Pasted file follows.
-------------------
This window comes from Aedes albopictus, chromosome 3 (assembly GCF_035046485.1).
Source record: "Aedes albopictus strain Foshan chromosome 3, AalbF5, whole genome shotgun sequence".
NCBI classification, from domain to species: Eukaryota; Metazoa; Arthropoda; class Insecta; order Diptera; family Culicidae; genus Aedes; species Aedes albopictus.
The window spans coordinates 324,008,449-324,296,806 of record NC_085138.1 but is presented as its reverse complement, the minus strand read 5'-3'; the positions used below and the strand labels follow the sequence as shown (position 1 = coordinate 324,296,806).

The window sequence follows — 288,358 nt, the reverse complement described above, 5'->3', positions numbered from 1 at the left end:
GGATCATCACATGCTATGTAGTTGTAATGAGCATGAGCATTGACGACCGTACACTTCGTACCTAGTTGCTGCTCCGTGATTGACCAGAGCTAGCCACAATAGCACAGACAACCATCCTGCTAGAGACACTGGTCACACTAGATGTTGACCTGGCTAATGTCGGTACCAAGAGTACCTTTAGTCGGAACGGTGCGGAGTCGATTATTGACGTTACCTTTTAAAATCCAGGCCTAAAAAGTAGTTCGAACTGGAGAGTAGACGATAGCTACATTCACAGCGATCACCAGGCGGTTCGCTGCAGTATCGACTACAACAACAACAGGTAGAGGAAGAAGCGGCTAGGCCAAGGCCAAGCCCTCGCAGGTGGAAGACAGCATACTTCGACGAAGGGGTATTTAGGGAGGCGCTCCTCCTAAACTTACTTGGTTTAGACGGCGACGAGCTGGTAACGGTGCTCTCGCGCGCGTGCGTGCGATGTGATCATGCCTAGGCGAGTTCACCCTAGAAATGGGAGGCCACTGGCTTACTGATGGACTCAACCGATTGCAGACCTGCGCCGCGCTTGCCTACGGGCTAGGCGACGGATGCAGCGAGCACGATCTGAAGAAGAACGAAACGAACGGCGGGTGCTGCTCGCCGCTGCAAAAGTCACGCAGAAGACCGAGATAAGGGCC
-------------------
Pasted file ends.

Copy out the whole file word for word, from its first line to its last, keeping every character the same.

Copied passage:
This window comes from Aedes albopictus, chromosome 3 (assembly GCF_035046485.1).
Source record: "Aedes albopictus strain Foshan chromosome 3, AalbF5, whole genome shotgun sequence".
NCBI classification, from domain to species: Eukaryota; Metazoa; Arthropoda; class Insecta; order Diptera; family Culicidae; genus Aedes; species Aedes albopictus.
The window spans coordinates 324,008,449-324,296,806 of record NC_085138.1 but is presented as its reverse complement, the minus strand read 5'-3'; the positions used below and the strand labels follow the sequence as shown (position 1 = coordinate 324,296,806).

The window sequence follows — 288,358 nt, the reverse complement described above, 5'->3', positions numbered from 1 at the left end:
GGATCATCACATGCTATGTAGTTGTAATGAGCATGAGCATTGACGACCGTACACTTCGTACCTAGTTGCTGCTCCGTGATTGACCAGAGCTAGCCACAATAGCACAGACAACCATCCTGCTAGAGACACTGGTCACACTAGATGTTGACCTGGCTAATGTCGGTACCAAGAGTACCTTTAGTCGGAACGGTGCGGAGTCGATTATTGACGTTACCTTTTAAAATCCAGGCCTAAAAAGTAGTTCGAACTGGAGAGTAGACGATAGCTACATTCACAGCGATCACCAGGCGGTTCGCTGCAGTATCGACTACAACAACAACAGGTAGAGGAAGAAGCGGCTAGGCCAAGGCCAAGCCCTCGCAGGTGGAAGACAGCATACTTCGACGAAGGGGTATTTAGGGAGGCGCTCCTCCTAAACTTACTTGGTTTAGACGGCGACGAGCTGGTAACGGTGCTCTCGCGCGCGTGCGTGCGATGTGATCATGCCTAGGCGAGTTCACCCTAGAAATGGGAGGCCACTGGCTTACTGATGGACTCAACCGATTGCAGACCTGCGCCGCGCTTGCCTACGGGCTAGGCGACGGATGCAGCGAGCACGATCTGAAGAAGAACGAAACGAACGGCGGGTGCTGCTCGCCGCTGCAAAAGTCACGCAGAAGACCGAGATAAGGGCC